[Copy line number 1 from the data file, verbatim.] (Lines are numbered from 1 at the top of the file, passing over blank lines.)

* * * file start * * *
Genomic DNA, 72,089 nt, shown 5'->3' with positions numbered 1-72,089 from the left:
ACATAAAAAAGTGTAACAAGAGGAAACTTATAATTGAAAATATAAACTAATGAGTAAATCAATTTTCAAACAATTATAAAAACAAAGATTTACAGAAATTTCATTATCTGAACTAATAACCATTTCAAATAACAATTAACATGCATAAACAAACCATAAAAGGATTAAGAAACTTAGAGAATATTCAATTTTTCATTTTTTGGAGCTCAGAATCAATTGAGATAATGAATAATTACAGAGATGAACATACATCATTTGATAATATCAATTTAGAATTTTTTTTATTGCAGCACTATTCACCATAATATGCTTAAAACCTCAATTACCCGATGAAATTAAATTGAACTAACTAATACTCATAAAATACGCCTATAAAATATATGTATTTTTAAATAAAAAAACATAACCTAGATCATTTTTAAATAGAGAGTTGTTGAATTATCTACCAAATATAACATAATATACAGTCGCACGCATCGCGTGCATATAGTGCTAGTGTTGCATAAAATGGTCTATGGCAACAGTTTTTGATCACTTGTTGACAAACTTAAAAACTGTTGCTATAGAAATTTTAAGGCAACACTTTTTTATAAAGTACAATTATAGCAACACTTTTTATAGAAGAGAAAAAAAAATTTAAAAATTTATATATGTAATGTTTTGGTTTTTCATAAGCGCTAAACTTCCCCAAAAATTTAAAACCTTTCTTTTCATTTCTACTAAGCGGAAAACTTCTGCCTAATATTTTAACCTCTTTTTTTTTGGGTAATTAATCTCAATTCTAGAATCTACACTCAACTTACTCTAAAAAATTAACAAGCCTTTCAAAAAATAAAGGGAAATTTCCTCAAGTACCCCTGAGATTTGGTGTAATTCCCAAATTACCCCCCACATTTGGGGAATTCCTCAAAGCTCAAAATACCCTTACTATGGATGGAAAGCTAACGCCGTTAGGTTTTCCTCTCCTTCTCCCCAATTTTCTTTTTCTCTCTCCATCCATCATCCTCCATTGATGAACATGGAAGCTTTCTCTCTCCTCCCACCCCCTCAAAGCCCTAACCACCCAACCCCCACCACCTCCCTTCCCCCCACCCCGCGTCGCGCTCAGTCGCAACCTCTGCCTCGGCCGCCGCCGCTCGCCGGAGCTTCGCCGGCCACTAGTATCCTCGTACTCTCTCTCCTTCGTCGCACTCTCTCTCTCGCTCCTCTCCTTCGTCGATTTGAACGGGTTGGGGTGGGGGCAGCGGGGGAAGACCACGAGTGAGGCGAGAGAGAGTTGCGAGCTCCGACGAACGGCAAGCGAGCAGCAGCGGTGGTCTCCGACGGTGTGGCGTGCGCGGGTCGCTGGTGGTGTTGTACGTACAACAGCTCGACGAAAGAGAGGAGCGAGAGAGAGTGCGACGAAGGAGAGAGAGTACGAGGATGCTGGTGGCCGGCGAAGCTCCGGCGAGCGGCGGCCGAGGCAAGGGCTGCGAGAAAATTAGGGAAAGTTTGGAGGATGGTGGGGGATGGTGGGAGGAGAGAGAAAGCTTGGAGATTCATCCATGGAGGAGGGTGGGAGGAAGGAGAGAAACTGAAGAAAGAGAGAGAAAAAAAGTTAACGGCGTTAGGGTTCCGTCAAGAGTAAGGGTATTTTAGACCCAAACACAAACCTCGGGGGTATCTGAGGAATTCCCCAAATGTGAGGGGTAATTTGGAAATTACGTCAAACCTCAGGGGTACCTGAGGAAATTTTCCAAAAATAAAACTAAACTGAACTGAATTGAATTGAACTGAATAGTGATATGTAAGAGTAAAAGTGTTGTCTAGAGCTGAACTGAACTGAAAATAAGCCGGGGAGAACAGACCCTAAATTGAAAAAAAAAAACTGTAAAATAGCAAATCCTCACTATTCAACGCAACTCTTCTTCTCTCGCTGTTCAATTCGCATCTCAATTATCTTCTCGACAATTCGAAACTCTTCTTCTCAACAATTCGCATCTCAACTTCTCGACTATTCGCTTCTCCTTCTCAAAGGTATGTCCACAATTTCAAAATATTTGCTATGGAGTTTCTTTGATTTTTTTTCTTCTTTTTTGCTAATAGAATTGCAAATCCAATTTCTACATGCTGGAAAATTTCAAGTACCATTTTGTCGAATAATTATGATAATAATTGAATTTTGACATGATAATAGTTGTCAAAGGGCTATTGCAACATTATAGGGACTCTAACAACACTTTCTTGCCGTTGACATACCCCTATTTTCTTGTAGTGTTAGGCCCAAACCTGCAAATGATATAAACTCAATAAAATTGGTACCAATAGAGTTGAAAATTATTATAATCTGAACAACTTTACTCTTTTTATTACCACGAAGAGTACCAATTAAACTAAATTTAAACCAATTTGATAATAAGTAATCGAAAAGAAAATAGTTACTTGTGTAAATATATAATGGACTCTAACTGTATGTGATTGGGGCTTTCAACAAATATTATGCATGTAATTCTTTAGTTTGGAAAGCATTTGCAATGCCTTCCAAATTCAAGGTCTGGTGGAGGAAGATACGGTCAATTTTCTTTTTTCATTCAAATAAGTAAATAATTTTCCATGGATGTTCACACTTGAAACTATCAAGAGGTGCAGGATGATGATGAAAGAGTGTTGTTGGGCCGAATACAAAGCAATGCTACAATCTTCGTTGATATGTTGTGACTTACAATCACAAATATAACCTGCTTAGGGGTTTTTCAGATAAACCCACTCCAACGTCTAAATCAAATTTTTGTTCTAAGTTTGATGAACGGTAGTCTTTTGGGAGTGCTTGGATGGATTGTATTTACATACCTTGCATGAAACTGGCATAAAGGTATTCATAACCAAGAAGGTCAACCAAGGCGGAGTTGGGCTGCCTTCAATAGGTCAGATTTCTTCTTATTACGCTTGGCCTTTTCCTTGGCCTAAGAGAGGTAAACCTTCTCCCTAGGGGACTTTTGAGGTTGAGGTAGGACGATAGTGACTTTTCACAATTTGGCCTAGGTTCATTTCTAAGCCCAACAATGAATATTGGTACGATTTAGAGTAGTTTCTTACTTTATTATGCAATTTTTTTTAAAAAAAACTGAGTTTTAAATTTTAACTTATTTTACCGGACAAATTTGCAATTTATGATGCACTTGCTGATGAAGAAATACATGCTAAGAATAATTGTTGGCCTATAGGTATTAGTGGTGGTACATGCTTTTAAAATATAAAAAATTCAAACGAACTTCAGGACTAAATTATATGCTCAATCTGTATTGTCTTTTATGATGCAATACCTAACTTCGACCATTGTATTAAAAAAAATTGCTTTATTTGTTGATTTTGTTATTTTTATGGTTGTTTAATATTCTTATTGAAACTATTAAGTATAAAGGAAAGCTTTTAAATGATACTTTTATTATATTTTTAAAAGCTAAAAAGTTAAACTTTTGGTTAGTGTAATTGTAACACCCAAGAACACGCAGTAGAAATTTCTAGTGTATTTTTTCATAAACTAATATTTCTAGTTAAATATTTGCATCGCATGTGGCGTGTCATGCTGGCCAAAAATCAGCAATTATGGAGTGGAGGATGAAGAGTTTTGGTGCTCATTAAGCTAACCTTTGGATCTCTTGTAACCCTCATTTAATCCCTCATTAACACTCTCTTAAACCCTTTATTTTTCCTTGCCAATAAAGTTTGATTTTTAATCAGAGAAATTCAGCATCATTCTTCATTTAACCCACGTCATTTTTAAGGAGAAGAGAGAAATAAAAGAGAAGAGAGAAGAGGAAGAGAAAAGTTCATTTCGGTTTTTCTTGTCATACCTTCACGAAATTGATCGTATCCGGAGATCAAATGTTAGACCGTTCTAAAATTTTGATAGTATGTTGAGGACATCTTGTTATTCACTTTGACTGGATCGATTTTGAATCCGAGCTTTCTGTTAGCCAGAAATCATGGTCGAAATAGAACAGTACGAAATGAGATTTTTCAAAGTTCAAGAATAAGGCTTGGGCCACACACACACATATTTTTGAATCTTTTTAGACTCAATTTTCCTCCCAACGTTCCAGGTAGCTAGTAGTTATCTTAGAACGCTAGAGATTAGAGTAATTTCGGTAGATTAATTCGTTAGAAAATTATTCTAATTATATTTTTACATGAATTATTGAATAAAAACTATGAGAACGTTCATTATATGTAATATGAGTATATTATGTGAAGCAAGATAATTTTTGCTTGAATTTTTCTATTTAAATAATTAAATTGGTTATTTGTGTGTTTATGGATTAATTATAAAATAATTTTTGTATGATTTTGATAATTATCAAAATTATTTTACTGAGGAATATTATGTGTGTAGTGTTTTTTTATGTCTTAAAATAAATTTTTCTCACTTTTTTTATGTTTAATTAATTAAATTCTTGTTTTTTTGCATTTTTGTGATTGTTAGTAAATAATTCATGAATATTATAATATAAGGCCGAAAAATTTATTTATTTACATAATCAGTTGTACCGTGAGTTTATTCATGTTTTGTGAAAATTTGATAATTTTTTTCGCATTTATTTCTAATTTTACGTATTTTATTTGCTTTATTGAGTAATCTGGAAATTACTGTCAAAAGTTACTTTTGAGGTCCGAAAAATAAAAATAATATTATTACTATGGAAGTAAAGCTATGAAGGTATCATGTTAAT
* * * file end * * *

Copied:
Genomic DNA, 72,089 nt, shown 5'->3' with positions numbered 1-72,089 from the left: